FIG. 8B is a block diagram of an embodiment for the server 323B and the rover station 300B where the rover station 300B generates the synthetic offset vector 232. The server 323B includes the VRS position phase processor 352 including the anomaly detector 353, the secure data provider 354, and the radio transceiver 356 as described above. The rover station 300B includes the synthetic vector generator 260, the position dither processor 277, the radio transceiver 362, and the rover RTK GPS receiver 364 including the anomaly detector 365 as described above.

The radio transceiver 356 transmits the reference system data for the virtual reference position 26 and the virtual reference phases in a secure format in the radio signal 325 to the rover station 300B. The synthetic vector generator 260 in the rover station 300B passes the synthetic offset vector 232 to the position dither processor 277. The position dither processor 277 dithers the secure position 310 with the synthetic offset vector 232 to provide the unsecure rover position 338 having the integrity limit 240 to the user of the rover station 300B.

FIG. 8C is a block diagram of an embodiment for the server 323C and the rover station 300C where the server 323C generates the synthetic offset vector 232. The server 323C includes the synthetic vector generator 260, a reference server processor 368, the secure data provider 354, and the radio transceiver 356. The synthetic vector generator 260 generates and passes the synthetic offset vector 232 to the secure data provider 354.

The reference server processor 368 receives the master and auxiliary reference phases from the reference stations 312A-N in the signal 322. The master and auxiliary reference positions are retained by the processor 368 or are received in the signal 322. The processor 368 passes the master and auxiliary reference positions and phases to the secure data provider 354.

The secure data provider 354 processes the reference data into a secure format and passes the secure reference data to the radio transceiver 356. The radio transceiver 356 issues the secure reference data in the radio signal 325 to the rover station 300C. The rover station 300C includes the position dither processor 277, the radio transceiver 362, and a rover RTK GPS receiver 374 including an anomaly detector 375. The radio transceiver 362 receives secure reference data in the radio signal 325 and passes the reference system position and phase data to the rover GPS receiver 374 and the synthetic offset vector 232 to the position dither processor 277. The radio transceiver 362 may be a radio receiver without a transmitter if two-way communication is not required. The radio transceiver 362 may be a cellular telephone.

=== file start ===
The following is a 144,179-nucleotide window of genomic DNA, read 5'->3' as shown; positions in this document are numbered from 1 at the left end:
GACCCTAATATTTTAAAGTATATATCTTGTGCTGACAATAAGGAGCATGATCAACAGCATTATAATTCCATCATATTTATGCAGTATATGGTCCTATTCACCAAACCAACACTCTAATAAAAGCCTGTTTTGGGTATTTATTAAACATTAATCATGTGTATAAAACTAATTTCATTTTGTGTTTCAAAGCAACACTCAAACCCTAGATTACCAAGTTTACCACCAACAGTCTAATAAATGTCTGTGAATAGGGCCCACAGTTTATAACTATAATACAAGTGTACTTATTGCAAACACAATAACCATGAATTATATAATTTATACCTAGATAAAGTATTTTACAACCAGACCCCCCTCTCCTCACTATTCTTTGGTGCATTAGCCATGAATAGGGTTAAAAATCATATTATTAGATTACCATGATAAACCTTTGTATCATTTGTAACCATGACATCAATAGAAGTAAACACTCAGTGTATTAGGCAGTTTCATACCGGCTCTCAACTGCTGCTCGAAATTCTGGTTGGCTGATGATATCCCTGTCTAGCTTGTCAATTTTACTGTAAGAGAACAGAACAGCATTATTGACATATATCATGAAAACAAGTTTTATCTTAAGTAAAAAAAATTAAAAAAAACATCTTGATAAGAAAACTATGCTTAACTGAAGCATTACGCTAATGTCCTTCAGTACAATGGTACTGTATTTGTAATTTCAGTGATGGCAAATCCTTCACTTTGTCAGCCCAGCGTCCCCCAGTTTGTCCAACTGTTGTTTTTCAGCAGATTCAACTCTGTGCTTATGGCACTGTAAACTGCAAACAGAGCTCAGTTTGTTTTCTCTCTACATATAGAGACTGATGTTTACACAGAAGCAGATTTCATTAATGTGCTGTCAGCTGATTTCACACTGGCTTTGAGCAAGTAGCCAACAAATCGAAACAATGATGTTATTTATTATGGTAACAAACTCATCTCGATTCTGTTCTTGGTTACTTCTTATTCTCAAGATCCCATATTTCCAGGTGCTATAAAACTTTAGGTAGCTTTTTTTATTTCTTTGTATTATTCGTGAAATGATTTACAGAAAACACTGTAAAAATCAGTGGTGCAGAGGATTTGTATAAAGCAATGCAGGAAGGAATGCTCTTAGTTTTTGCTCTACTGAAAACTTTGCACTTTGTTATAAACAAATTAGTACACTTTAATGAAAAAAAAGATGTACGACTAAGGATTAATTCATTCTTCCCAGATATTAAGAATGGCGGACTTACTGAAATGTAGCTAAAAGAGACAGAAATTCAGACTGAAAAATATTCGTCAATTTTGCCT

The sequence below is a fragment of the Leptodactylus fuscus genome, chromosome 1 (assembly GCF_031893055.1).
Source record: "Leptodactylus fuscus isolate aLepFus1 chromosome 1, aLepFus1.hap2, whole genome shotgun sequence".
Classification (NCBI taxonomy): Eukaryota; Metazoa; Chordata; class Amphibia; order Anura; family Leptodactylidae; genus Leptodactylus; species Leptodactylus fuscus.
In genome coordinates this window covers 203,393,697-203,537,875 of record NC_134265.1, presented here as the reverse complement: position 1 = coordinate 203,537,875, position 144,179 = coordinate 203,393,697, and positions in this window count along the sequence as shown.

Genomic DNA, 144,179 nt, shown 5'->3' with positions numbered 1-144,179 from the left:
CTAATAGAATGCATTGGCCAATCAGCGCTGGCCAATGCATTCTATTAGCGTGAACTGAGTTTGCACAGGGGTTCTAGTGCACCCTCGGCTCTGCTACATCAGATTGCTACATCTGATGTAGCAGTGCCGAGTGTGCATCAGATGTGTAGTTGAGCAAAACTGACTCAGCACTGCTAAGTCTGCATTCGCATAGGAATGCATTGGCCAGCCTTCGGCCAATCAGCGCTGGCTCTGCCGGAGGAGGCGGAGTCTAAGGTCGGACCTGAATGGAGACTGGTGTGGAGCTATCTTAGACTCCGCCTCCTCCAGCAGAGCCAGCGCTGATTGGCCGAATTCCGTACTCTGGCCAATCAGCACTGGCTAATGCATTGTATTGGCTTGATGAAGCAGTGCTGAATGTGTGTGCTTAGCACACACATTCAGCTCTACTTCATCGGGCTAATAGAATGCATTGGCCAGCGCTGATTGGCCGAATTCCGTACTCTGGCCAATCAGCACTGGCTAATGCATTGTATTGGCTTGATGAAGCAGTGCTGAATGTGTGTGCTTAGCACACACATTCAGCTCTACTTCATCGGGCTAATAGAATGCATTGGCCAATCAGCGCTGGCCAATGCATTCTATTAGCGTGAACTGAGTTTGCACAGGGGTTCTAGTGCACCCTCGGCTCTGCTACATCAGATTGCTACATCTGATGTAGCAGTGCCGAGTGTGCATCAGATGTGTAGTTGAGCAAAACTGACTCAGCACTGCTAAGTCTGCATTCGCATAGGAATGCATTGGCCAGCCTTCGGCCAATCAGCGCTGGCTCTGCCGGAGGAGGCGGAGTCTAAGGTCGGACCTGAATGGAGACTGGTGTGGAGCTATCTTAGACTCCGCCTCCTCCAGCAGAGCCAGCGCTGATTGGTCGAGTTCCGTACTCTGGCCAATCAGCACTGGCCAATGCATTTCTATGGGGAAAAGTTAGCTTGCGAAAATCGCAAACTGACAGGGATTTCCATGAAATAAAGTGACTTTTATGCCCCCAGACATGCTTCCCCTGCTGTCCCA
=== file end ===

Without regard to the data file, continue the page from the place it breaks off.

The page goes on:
The rover GPS receiver 374 measures carrier phases for the GPS signals 14 for the same GPS satellites 16 as the reference stations 312A-N and then uses the reference system position and phase data for correcting the carrier phases that it measures and ultimate arrives at the secure position 310 with respect to the virtual reference position 26. The secure position 310 is passed to the position dither processor 277.

The rover GPS receiver 374 determines phase residuals from current and previous reference phases and measured rover phases and passes the phase residuals to the anomaly detector 375. The anomaly detector 375 detects a phase residual anomaly when the phase residual is greater than a phase threshold corresponding to a selected integrity limit 240. The integrity limit 240 corresponds to the outer limit of a zone about the rover position 310. The position dither processor 277 dithers the secure position 310 with the synthetic offset vector 232 for transferring the integrity limit 240 to the unsecure rover position 338 having the added position error 239 with respect to the virtual reference position 26. When an anomaly is detected, the anomaly detector 375 inhibits the rover GPS receiver 374 from providing the rover secure position 310 to the position dither processor 277 and ultimately inhibits the rover station 300C from providing the rover position 338 to the user of the rover station 300C. Alternatively, the anomaly detector 375 provides a solution for the rover position 338 where the reference phase and measured rover phase for the particular GPS signal 14 associated with the anomaly are not used.